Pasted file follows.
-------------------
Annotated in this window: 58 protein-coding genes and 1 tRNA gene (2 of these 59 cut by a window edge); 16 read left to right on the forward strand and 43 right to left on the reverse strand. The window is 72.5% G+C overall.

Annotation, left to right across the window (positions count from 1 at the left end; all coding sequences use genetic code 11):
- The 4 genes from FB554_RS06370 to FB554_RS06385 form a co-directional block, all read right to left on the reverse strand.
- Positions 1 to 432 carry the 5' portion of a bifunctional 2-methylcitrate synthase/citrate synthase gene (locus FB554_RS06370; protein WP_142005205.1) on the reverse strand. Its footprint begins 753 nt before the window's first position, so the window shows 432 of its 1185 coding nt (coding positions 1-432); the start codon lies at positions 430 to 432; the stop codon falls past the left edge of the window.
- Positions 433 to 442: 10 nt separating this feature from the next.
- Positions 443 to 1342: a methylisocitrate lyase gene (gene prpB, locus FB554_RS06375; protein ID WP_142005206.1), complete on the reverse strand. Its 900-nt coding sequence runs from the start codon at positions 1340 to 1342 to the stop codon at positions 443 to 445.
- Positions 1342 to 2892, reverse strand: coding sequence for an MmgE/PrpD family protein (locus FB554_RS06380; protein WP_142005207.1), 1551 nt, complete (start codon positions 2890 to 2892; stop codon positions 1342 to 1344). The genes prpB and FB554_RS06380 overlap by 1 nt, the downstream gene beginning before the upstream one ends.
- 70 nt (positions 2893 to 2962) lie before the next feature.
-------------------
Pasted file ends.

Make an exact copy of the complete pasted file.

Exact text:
Annotated in this window: 58 protein-coding genes and 1 tRNA gene (2 of these 59 cut by a window edge); 16 read left to right on the forward strand and 43 right to left on the reverse strand. The window is 72.5% G+C overall.

Annotation, left to right across the window (positions count from 1 at the left end; all coding sequences use genetic code 11):
- The 4 genes from FB554_RS06370 to FB554_RS06385 form a co-directional block, all read right to left on the reverse strand.
- Positions 1 to 432 carry the 5' portion of a bifunctional 2-methylcitrate synthase/citrate synthase gene (locus FB554_RS06370; protein WP_142005205.1) on the reverse strand. Its footprint begins 753 nt before the window's first position, so the window shows 432 of its 1185 coding nt (coding positions 1-432); the start codon lies at positions 430 to 432; the stop codon falls past the left edge of the window.
- Positions 433 to 442: 10 nt separating this feature from the next.
- Positions 443 to 1342: a methylisocitrate lyase gene (gene prpB, locus FB554_RS06375; protein ID WP_142005206.1), complete on the reverse strand. Its 900-nt coding sequence runs from the start codon at positions 1340 to 1342 to the stop codon at positions 443 to 445.
- Positions 1342 to 2892, reverse strand: coding sequence for an MmgE/PrpD family protein (locus FB554_RS06380; protein WP_142005207.1), 1551 nt, complete (start codon positions 2890 to 2892; stop codon positions 1342 to 1344). The genes prpB and FB554_RS06380 overlap by 1 nt, the downstream gene beginning before the upstream one ends.
- 70 nt (positions 2893 to 2962) lie before the next feature.